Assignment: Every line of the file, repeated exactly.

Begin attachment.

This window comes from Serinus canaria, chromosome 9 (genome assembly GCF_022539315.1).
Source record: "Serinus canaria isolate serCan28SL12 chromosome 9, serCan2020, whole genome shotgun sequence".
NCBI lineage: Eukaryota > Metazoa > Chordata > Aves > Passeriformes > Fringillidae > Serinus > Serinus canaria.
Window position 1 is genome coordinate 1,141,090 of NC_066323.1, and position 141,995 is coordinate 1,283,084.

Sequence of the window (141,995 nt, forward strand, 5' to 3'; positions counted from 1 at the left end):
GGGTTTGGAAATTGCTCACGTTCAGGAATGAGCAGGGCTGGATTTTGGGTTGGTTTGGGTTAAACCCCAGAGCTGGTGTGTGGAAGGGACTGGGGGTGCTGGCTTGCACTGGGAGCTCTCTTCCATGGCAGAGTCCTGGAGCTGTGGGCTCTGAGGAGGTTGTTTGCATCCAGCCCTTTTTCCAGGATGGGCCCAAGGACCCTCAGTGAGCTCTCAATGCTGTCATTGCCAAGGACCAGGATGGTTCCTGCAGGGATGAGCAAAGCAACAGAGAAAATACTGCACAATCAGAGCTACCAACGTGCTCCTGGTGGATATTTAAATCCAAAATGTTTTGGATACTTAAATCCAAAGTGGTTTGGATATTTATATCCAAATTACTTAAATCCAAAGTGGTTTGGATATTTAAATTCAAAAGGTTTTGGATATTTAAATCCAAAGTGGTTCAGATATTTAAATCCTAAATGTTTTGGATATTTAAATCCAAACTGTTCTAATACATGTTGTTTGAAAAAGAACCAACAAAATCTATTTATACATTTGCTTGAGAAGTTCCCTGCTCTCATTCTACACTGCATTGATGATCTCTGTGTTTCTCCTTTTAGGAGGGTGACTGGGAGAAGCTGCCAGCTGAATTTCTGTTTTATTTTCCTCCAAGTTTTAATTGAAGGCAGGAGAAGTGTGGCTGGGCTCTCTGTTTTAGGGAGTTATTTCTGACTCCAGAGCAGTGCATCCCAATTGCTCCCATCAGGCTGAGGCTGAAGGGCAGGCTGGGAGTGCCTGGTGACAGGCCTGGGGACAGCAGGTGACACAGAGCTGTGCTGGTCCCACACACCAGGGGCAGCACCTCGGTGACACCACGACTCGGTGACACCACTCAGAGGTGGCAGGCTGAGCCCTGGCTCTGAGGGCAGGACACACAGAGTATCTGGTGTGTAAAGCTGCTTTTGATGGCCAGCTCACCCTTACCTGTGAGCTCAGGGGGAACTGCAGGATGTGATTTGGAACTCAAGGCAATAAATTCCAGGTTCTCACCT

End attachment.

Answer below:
This window comes from Serinus canaria, chromosome 9 (genome assembly GCF_022539315.1).
Source record: "Serinus canaria isolate serCan28SL12 chromosome 9, serCan2020, whole genome shotgun sequence".
NCBI lineage: Eukaryota > Metazoa > Chordata > Aves > Passeriformes > Fringillidae > Serinus > Serinus canaria.
Window position 1 is genome coordinate 1,141,090 of NC_066323.1, and position 141,995 is coordinate 1,283,084.

Sequence of the window (141,995 nt, forward strand, 5' to 3'; positions counted from 1 at the left end):
GGGTTTGGAAATTGCTCACGTTCAGGAATGAGCAGGGCTGGATTTTGGGTTGGTTTGGGTTAAACCCCAGAGCTGGTGTGTGGAAGGGACTGGGGGTGCTGGCTTGCACTGGGAGCTCTCTTCCATGGCAGAGTCCTGGAGCTGTGGGCTCTGAGGAGGTTGTTTGCATCCAGCCCTTTTTCCAGGATGGGCCCAAGGACCCTCAGTGAGCTCTCAATGCTGTCATTGCCAAGGACCAGGATGGTTCCTGCAGGGATGAGCAAAGCAACAGAGAAAATACTGCACAATCAGAGCTACCAACGTGCTCCTGGTGGATATTTAAATCCAAAATGTTTTGGATACTTAAATCCAAAGTGGTTTGGATATTTATATCCAAATTACTTAAATCCAAAGTGGTTTGGATATTTAAATTCAAAAGGTTTTGGATATTTAAATCCAAAGTGGTTCAGATATTTAAATCCTAAATGTTTTGGATATTTAAATCCAAACTGTTCTAATACATGTTGTTTGAAAAAGAACCAACAAAATCTATTTATACATTTGCTTGAGAAGTTCCCTGCTCTCATTCTACACTGCATTGATGATCTCTGTGTTTCTCCTTTTAGGAGGGTGACTGGGAGAAGCTGCCAGCTGAATTTCTGTTTTATTTTCCTCCAAGTTTTAATTGAAGGCAGGAGAAGTGTGGCTGGGCTCTCTGTTTTAGGGAGTTATTTCTGACTCCAGAGCAGTGCATCCCAATTGCTCCCATCAGGCTGAGGCTGAAGGGCAGGCTGGGAGTGCCTGGTGACAGGCCTGGGGACAGCAGGTGACACAGAGCTGTGCTGGTCCCACACACCAGGGGCAGCACCTCGGTGACACCACGACTCGGTGACACCACTCAGAGGTGGCAGGCTGAGCCCTGGCTCTGAGGGCAGGACACACAGAGTATCTGGTGTGTAAAGCTGCTTTTGATGGCCAGCTCACCCTTACCTGTGAGCTCAGGGGGAACTGCAGGATGTGATTTGGAACTCAAGGCAATAAATTCCAGGTTCTCACCT